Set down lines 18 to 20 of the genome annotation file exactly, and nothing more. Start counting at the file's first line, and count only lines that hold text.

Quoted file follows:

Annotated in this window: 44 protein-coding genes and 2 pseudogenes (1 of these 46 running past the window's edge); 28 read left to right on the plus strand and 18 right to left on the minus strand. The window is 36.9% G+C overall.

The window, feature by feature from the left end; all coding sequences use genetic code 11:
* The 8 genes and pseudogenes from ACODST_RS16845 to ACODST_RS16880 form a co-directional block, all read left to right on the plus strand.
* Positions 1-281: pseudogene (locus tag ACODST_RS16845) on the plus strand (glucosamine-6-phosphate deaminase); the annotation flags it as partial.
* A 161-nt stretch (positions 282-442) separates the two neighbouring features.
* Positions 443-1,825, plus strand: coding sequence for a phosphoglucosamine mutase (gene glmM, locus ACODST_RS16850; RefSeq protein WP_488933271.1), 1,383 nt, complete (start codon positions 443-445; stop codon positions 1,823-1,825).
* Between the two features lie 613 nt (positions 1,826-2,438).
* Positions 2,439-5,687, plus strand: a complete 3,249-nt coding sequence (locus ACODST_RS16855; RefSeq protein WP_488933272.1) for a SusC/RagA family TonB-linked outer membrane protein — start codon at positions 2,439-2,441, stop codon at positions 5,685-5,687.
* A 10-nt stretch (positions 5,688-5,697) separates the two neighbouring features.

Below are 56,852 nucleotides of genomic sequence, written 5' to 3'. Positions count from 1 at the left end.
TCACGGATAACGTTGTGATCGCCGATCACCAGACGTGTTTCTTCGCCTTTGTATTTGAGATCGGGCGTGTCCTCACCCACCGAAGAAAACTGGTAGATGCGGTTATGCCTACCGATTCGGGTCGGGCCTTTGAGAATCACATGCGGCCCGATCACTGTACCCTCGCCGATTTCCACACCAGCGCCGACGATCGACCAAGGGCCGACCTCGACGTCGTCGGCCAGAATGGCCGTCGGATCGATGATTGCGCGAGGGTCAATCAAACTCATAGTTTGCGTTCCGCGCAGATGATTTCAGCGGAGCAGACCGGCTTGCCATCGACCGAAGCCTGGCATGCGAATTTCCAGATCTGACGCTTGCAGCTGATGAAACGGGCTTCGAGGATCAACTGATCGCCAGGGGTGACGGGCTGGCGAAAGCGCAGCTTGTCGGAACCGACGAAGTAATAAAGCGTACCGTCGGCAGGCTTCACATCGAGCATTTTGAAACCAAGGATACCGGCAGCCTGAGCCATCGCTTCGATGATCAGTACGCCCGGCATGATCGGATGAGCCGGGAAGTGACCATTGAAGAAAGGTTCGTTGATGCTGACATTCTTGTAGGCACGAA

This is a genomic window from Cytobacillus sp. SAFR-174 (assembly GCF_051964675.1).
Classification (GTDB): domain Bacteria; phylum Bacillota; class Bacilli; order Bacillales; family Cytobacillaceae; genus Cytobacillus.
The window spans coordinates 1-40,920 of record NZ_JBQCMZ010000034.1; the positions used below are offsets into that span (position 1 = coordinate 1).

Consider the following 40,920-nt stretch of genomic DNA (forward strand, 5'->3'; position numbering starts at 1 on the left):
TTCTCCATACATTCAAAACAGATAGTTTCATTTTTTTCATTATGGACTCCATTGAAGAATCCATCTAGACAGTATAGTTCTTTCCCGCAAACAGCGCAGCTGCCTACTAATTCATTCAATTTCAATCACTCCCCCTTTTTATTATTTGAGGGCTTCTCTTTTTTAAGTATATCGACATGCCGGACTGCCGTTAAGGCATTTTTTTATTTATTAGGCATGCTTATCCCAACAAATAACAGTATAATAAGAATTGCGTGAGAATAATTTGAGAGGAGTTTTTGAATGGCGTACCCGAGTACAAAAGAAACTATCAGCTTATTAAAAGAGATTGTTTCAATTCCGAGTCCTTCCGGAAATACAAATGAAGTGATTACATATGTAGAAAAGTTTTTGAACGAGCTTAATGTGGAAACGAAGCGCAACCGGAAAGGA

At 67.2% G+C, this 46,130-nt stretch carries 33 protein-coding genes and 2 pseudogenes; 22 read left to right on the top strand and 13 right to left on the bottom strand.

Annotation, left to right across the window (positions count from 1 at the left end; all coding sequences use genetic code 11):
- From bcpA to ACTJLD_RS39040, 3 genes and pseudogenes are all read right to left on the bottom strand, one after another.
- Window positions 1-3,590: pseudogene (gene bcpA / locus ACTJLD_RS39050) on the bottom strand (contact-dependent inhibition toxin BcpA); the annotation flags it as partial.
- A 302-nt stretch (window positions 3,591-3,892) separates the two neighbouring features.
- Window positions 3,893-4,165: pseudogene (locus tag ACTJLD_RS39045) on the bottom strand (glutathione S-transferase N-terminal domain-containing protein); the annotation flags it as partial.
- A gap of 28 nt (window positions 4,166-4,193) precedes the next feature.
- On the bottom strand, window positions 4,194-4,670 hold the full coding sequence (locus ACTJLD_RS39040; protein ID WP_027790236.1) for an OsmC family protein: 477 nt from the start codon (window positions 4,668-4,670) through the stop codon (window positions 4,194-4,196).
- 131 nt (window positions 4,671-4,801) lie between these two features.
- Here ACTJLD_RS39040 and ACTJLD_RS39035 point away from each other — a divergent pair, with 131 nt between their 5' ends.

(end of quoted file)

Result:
Annotation, left to right across the window (positions count from 1 at the left end; all coding sequences use genetic code 11):
- From bcpA to ACTJLD_RS39040, 3 genes and pseudogenes are all read right to left on the bottom strand, one after another.
- Window positions 1-3,590: pseudogene (gene bcpA / locus ACTJLD_RS39050) on the bottom strand (contact-dependent inhibition toxin BcpA); the annotation flags it as partial.